TRICHOMES – The Source of Cannabinoids

Cannabis hides many elements that we cannot see with our naked eye. Anyone that has ever carefully observed cannabis they could see little crystals covering the buds and leaves. We call them trichomes, which are the shining, sticky parts of cannabis. They have a very special function, which you can read about in this article.

The word trichome originates from the Greek word “Trichoma” which means “growing hair”. They are the fine outgrowths on plants, algae, lichens, and certain protists. These microscopic mushroom-looking protuberances look like something out of science fiction. In reality, trichomes are the ones that produce hundreds of known cannabinoids, terpenes, and flavonoids.


We can observe the production of trichomes in various plant species in nature. They can be shaped differently and have different purposes as well. For example, trichomes found on some carnivorous plants help the plant catch the prey.


In cannabis they serve as a defense mechanism. When female plants start blooming, they often become vulnerable to various insects and animals. Additionally, potentially harmful UV rays can also affect them. Trichomes serve as a deterrent for animals as their bitter taste and strong aromas make cannabis flowers unpalatable. Furthermore, they also protect the plant from harmful winds and even against some types of fungi.


Trichomes are produced in different shapes and sizes. We can separate them to glandular and non-glandular. Only glandular ones produce cannabinoids, while non-glandular serve as a plants defense system. There are three glandular trichomes that are most often present on cannabis:

  1. Bulbous Trichomes – the smallest of the bunch. They appear on the surface of the entire plant and grow from 10 to 15 micrometers in size. They are so small that there are built only by a handful of cells.
  2. Capitate Sessile Trichomes – are slightly larger than bulbous and contain a head and a stalk. They are more abundant compared to the first category but cannot compare to the third one.
  3. Capitate Stalked Trichomes – they grow from 50 to 100 micrometers in size, which means they are much larger than others and can be seen with a naked eye. Their structure includes a stalk comprised of epidermal and hypodermic cells, which are the building blocks of the of the basal cell that attaches to the large gland head. The head serves as an epicenter of cannabinoid and terpenes synthesis.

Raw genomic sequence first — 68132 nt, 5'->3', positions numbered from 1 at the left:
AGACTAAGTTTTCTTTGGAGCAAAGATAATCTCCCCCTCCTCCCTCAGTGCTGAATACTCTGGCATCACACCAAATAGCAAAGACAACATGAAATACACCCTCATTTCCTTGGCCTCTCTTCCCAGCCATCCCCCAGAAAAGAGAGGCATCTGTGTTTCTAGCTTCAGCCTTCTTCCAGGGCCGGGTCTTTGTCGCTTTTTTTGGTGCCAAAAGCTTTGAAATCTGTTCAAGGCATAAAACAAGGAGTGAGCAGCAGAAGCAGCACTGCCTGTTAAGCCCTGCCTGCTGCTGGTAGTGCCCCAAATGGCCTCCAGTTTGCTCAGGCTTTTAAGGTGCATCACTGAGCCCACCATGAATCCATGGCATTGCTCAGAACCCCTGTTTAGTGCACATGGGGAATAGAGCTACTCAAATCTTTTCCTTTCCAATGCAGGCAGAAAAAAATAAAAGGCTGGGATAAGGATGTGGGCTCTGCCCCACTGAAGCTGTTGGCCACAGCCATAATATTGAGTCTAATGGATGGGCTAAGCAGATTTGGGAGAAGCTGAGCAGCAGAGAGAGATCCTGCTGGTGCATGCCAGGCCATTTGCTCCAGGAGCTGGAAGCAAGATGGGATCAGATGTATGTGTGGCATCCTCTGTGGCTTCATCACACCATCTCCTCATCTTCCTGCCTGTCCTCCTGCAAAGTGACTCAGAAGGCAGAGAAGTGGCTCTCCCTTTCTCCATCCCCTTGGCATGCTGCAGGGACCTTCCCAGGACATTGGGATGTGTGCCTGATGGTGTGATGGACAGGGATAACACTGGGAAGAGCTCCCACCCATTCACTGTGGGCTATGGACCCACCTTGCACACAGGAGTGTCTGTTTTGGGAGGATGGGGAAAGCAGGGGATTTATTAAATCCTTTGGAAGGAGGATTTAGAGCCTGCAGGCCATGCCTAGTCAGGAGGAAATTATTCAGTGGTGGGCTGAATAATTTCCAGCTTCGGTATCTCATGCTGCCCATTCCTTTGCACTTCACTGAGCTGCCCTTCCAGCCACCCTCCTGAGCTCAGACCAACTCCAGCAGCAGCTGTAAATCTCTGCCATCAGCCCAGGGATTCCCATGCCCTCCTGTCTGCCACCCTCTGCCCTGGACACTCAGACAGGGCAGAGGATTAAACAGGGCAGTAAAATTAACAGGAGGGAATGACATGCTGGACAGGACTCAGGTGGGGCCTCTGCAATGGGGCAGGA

Capitate Stalked Trichome (left), Capitate Sessile Trichome (middle), Bulbous Trichome (right); Source: Samuel Lab/UBC


Cannabinoid synthesis in trichomes begins once cannabis starts its blooming phase. When it starts blooming, trichomes are produced in the surface of above-ground vegetation and start to transport vacuoles and plastids from the stalk into the gland head. At this point cells within the gland head will begin to metabolize and form precursors for what will eventually become cannabinoids.

The level and concentration of cannabis trichome production depends on genetics and some environmental factors. However, plants that produce larger amounts of trichomes do not necessarily contain larger concentration of cannabinoids and terpenes. Factors such as UV light strongly affect the synthesis of cannabinoids and terpenes in trichome heads. Usually, plants that receive a broader light spectrum produce larger concentrations of cannabinoids. In many cases these reactions will depend on the cannabis strain.

Color Transition

Trichomes life cycle is parallel to cannabis plant life cycle. That is why it is important to control it. Trichomes life cycle can be analogous to parabola, where the peak is represented by the point when maturation exceeds, and degradation begins. In most cases trichomes display their maturity on parabola with the changes in opacity, from clear translucent to cloudy white, and later on amber hue.

Trihomi - prosojnost

This trichome color transition represents their maturity and growers use it as a sign to harvest. This is the point when trichomes achieve their full maturity and start degrading. However, it is important to understand not all strains of cannabis are the same. Some trichomes will display maturity in a different way. In most strains the color of the trichomes will remain the standard of determining cannabis maturity.

Alive living on the plant or already harvested, trichomes are very sensitive. There are a number of factors that can damage them including:

  • Physical contact and irritation,
  • Heat,
  • Light,
  • Oxygen, and

Not only that the risk of damage occurs when exposed to these elements, but essential oils in the plant are also at risk of degradation. However, we can slow down the degrading process by carefully handling the cannabis flowers during growth and harvest.


Trichomes in cannabis are key to protecting the plant, as well as producing hundreds of known medicinally and therapeutically beneficial compounds, unique to this plant. With correct handling and dedication, the production of trichomes will remain the future of solving a range of uncovered medicinal and therapeutic effects of cannabis.

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G. D. C.

09. 12. 2021

Dragon Cannabis